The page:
On November 8th this year, former President of Brazil, Luiz Inácio Lula da Silva, was freed from prison after the Supreme Court issued a broad ruling that allows defendants to remain free while their appeals are pending. He was in the process of serving a 12 year sentence on corruption charges. This was a very provocative move, and many rejoiced, yet equally as many cried out in despair. The New York Times, an US-based news corporation and Deutsche Welle, a German state-owned public international broadcaster both published contrasting opinion articles regarding the impact of Lula’s release for the future of Brazil. These different accounts show how truly unpredictable the next few months will be for the country.
NYT article: https://www.nytimes.com/2019/11/08/world/americas/lula-brazil-supreme-court.html
DW article: https://www.dw.com/en/opinion-bye-bye-brazil-bye-bye-lula/a-51280010
The NYT takes a stance that Lula’s release acts as a beacon of hope for Brazil, finally a viable opponent to the oppressive rule of Bolsonaro. They reference his reformative programs which brought millions out of poverty, his moves for more access to education and promotion of racial equality. The moment when Lula walked out of jail was described as something one might see at a wedding – crying, much kissing of babies and laughter. They stated that :
‘Mr. da Silva’s freedom gives the opposition, which has been splintered and largely rudderless in the Bolsonaro era, a towering figure to lead the charge’
It is important to note that despite backing up their claims with quotes from notable figures in Brazilian politics and society, the ones referenced were only ones that were supportive of Lula and his promises. So can we say that a supposedly unbiased international news corporation have an agenda, and is using their influence to attain it?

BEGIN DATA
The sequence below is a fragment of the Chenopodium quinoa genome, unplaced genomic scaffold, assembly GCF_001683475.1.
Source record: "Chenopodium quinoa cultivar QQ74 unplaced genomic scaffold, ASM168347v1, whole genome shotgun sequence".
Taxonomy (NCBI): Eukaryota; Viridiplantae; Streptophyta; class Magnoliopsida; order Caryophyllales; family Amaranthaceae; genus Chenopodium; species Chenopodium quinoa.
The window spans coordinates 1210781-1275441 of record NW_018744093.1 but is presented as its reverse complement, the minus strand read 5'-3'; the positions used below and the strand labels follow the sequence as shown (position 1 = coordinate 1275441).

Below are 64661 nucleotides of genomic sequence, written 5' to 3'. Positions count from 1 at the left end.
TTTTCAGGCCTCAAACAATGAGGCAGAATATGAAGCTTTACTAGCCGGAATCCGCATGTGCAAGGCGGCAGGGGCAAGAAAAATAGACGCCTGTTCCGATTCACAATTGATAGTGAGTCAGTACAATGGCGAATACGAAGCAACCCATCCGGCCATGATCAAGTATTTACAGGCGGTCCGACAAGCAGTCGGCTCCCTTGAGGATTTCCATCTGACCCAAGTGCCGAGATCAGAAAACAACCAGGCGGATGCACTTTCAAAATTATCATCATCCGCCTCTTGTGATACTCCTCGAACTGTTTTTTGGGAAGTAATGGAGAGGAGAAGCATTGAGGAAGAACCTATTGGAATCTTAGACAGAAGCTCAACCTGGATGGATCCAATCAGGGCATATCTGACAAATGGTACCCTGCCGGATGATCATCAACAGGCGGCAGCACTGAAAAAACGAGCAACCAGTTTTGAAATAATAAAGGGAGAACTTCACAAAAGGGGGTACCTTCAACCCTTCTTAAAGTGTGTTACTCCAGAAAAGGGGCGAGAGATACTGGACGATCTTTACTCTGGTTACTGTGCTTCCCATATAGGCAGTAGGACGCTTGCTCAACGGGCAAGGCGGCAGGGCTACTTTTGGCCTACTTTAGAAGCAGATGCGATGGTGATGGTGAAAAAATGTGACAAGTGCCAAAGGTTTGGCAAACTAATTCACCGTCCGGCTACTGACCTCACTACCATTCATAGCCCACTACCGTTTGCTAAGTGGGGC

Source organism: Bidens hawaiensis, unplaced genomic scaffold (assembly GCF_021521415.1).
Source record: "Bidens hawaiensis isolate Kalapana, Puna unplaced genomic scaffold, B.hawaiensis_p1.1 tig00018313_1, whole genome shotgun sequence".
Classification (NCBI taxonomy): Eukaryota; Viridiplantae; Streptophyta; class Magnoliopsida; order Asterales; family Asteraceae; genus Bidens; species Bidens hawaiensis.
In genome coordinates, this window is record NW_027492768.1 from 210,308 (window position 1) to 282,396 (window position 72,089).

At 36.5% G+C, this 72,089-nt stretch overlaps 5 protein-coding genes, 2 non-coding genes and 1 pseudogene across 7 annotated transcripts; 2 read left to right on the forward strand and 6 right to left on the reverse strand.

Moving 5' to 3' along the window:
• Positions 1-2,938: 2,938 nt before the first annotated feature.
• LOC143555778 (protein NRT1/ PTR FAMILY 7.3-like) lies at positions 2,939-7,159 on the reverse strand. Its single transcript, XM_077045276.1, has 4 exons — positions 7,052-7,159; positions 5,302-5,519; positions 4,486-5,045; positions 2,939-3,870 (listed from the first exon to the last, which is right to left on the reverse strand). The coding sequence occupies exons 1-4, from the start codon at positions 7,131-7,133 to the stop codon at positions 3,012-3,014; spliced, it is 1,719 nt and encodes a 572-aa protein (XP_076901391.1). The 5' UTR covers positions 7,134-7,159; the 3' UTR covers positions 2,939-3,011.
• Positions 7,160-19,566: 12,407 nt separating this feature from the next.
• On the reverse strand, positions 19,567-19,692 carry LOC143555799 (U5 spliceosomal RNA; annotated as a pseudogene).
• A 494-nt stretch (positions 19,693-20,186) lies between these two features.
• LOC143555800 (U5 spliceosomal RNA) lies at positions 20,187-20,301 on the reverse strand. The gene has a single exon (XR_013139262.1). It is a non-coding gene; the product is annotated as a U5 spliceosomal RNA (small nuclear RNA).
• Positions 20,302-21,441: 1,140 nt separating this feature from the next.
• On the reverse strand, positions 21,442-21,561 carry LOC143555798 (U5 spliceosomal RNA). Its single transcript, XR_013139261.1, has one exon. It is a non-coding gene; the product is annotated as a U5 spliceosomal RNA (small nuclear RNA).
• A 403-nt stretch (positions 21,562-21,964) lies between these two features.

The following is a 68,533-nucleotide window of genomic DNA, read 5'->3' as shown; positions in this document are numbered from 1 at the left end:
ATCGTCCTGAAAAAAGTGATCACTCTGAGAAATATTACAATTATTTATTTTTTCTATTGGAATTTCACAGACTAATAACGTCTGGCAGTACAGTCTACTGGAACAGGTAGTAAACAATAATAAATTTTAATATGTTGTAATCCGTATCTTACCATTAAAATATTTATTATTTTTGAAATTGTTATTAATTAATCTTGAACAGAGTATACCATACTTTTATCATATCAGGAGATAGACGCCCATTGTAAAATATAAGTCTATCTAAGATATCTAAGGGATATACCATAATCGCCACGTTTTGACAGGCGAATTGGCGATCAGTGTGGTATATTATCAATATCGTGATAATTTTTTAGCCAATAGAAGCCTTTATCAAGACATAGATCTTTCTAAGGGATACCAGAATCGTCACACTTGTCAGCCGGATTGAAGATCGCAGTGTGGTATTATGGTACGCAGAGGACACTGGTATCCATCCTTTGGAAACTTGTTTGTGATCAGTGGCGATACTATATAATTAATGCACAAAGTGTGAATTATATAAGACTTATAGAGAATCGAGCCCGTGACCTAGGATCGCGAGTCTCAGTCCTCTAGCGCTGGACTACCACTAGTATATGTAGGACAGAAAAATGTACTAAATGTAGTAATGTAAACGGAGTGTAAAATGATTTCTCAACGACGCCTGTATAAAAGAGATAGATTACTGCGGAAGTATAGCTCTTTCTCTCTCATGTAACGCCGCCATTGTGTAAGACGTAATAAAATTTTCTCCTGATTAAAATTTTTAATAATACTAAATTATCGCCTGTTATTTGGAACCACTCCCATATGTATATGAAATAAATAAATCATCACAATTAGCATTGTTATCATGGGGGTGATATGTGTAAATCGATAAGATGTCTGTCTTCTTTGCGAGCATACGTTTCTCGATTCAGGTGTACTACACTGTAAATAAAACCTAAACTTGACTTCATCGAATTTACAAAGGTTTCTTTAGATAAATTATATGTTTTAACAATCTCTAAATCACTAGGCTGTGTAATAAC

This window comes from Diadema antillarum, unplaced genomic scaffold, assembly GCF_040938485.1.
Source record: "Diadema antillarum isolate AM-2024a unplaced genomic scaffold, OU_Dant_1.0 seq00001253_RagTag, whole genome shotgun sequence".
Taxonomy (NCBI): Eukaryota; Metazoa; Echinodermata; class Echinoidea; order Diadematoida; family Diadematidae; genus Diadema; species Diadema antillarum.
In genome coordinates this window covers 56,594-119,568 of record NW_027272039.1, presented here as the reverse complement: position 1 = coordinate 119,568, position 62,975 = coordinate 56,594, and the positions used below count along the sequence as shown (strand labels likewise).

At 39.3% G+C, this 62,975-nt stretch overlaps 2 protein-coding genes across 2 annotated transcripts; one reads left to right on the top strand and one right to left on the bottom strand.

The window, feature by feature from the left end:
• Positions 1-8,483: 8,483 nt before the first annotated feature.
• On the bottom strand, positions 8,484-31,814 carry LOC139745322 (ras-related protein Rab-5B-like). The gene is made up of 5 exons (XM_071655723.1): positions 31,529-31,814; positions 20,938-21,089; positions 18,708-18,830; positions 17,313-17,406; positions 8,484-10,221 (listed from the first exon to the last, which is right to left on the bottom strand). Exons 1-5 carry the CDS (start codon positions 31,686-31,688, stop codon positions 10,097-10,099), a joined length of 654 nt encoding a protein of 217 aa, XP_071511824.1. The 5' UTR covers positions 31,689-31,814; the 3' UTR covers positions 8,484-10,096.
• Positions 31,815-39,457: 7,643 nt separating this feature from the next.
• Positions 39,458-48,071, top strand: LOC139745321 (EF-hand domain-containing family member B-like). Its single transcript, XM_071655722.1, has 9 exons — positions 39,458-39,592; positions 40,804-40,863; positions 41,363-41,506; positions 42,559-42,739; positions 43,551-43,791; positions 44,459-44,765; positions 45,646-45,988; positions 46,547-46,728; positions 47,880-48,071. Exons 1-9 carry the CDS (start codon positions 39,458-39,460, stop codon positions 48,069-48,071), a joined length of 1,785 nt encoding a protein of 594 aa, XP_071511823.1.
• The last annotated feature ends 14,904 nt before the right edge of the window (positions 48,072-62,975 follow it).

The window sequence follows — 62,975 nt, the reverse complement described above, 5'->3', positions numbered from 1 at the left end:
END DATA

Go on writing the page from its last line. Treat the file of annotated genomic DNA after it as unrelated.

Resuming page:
On the other side of the spectrum, DW’s article condemns Lula and the actions he is expected to take. They pose the question
‘And can Lula — who many Brazilians greatly admire for implementing welfare programs that lifted more than 30 million people out of poverty between 2003 and 2011 — lead the country out of its current crisis?’
In bold, taking up a solid chunk of the page is the simple word ‘No’. They cite the historical precedent, not only of Lula, but also of Brazil in making a point that he symbolises the deep divides in Brazilian society. Unlike the NYT, there are no personal account, but instead the heavy use of statistics – numbers of Brazilian’s emigrating – ‘voting with their feet’, and an analysis of the permanent struggle for democracy since the impeachment of Rousseff in 2016.
So we can see that these two heavily influential sources of information have varying opinions and perspectives on the return of Lula into Brazilian society. They both make very convincing cases as to the points that they make, using various techniques to motivate their respective audiences. This naturally leads to the question – are international multimedia broadcasters correct in voicing their opinions and influencing others to these beliefs when they act as tellers of the ultimate truth?